AV's Intern Team | December 23, 2020 | No Comments
State and federal authorities continue to investigate and clean up illegally dumped mud in the Specks Run stream in Berkeley County, West Virginia. The mud significantly impacted water flow and aquatic life after Dominion Energy contractor Laney Directional Drilling Co. dumped it in early September, according to the Herald-Mail Media. The company carried the mud from a fiber optic line installation site in Virginia.
The WVDEP was informed that “34 truckloads of material dumped were on the site above Specks Run with each truckload containing between 3.5 and 6 cubic yards of material, but not all of that material reached the waterway.”
A Dominion Energy spokesperson told the Herald-Mail Media that the company is taking the incident seriously.
Upper Potomac Riverkeeper Brent Walls with the Potomac Riverkeeper Network, a nonprofit water quality monitoring organization, is working closely to analyze the stream and assess the environmental impact. He stated that the cleanup process had been ongoing since early September, and WVDEP confirmed it remains ongoing as of Dec. 9.
“Not only did the stream get impacted, but they were illegally dumping in a non-approved place, so it’s like the violation is two-fold,” Walls says.Walls expects the criminal nature of the investigation to be taken care of by the U.S. Environmental Protection Agency and civil action to be handled by the West Virginia Department of Environmental Protection.
On Nov. 19, the West Virginia DEP ordered Laney Directional Drilling to immediately take measures to initiate compliance with all relevant laws, continue remediation of the dump site and submit a proposed plan to the agency for corrective action within 30 days.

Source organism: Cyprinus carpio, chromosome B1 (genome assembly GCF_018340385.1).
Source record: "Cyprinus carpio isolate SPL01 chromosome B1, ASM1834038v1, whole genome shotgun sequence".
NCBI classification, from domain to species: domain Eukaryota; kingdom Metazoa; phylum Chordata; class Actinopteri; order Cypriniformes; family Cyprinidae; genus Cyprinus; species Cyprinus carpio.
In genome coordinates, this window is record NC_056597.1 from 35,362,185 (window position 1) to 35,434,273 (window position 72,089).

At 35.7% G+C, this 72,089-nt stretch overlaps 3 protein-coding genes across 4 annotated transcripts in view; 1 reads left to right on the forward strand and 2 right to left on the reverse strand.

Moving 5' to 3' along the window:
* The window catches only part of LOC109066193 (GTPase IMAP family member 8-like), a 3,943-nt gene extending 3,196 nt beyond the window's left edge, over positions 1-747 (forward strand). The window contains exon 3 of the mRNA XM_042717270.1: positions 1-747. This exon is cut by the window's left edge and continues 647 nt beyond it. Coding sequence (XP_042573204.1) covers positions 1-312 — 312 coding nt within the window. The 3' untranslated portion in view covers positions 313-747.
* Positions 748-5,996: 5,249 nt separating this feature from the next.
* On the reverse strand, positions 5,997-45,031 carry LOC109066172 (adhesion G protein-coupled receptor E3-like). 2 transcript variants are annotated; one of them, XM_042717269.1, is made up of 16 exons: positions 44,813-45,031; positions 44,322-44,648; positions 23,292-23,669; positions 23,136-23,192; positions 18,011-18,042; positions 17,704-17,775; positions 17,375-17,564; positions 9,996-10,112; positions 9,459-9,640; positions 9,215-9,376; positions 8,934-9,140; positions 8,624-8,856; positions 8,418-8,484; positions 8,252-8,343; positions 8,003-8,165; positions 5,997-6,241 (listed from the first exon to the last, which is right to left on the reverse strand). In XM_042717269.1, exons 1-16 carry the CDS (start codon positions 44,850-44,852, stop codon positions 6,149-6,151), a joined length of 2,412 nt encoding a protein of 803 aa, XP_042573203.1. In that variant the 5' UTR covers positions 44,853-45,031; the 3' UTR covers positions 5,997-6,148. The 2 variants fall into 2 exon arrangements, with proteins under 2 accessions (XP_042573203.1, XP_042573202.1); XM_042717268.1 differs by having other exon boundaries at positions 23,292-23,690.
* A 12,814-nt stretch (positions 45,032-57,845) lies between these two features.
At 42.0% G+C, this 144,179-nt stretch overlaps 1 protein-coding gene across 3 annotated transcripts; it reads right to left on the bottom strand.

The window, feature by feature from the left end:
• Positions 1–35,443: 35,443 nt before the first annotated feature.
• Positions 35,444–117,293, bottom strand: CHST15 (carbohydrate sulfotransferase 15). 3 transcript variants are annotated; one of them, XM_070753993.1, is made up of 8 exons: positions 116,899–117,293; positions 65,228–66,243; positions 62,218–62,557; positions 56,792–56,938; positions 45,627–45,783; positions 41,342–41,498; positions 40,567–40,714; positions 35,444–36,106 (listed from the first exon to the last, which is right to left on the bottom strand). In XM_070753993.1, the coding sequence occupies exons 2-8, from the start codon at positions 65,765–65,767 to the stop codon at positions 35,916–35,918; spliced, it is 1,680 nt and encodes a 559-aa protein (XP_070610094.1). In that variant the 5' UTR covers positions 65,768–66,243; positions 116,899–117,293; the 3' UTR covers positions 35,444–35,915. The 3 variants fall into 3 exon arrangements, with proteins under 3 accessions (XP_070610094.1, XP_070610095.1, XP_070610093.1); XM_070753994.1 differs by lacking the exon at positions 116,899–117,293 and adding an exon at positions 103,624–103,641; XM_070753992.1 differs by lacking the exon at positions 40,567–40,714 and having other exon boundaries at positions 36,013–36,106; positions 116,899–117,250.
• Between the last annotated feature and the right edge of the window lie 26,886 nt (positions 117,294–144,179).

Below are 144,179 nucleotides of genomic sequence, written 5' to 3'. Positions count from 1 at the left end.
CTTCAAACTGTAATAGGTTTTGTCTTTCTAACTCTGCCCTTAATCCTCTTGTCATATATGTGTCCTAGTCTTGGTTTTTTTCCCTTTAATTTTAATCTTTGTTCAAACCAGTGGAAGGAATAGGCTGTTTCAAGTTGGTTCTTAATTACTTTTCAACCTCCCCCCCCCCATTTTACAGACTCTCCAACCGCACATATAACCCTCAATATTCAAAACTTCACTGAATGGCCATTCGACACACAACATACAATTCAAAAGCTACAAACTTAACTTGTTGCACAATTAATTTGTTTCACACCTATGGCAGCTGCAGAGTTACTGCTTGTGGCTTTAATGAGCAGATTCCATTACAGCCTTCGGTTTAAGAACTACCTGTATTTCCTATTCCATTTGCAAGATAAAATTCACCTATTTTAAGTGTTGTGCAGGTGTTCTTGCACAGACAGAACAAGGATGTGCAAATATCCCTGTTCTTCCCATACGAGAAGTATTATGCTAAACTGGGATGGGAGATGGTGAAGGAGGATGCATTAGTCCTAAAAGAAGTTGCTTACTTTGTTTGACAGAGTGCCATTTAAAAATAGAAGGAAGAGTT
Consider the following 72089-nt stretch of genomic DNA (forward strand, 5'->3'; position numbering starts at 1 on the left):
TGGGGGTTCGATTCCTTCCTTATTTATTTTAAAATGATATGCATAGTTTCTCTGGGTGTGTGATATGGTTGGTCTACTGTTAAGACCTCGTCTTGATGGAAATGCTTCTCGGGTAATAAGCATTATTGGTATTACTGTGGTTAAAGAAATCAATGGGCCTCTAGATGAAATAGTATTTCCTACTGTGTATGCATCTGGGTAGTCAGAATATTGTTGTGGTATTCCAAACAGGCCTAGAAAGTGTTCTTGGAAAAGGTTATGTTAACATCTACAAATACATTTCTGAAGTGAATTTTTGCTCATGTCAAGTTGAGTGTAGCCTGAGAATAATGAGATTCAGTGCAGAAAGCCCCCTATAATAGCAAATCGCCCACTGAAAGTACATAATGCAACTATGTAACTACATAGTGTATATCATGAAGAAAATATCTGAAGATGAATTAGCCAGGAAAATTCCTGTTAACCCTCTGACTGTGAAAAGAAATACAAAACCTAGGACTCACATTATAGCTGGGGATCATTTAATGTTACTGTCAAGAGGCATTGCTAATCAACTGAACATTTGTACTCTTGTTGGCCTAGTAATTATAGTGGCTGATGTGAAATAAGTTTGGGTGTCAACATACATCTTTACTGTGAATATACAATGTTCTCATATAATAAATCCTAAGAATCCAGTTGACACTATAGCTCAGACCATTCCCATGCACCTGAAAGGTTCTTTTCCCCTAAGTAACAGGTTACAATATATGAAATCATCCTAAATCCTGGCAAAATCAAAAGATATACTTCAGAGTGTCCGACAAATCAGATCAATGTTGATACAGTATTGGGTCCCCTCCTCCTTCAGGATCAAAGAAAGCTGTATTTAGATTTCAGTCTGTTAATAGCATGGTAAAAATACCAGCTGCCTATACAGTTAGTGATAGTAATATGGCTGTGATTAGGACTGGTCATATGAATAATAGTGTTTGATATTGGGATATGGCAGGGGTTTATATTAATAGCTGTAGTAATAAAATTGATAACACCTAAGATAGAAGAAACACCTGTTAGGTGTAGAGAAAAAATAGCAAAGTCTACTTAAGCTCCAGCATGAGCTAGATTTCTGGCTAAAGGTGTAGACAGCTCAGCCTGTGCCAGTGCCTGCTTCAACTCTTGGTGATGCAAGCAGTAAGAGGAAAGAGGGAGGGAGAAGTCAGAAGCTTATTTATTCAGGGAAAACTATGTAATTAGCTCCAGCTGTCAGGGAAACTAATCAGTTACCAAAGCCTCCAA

Terry Fletcher with the WVDEP stated in an email that no further legal updates could be given as of Dec. 9.
Nothing of this degree had happened before at any of the sites the Potomac Riverkeeper Network oversees, according to Walls.
“I’ve never seen a stream just filled from bottom to bank full of sediment, mud, just thick, thick mud,” says Walls. “It suffocated everything that couldn’t move and get out of the stream.”
According to the EPA, the most common stream pollutant is sediment, mostly from construction activities. Drilling mud such as the material hauled and deposited into Specks Run is nontoxic by definition, but can still have a deadly effect on aquatic life like fish, turtles and crawfish. A lesser, but still impactful, effect exists for residents nearby.
Walls stated that the dumping decreased landowners’ property values, and some reassessed putting their house on the market due to the need to remain transparent with buyers on the condition of a once-pristine focal point of their property. He added that the Potomac Riverkeeper Network plans to be involved with civil action regarding the illegally dumped mud to ensure funds are available for local watershed groups to track the recovery progress of the stream.
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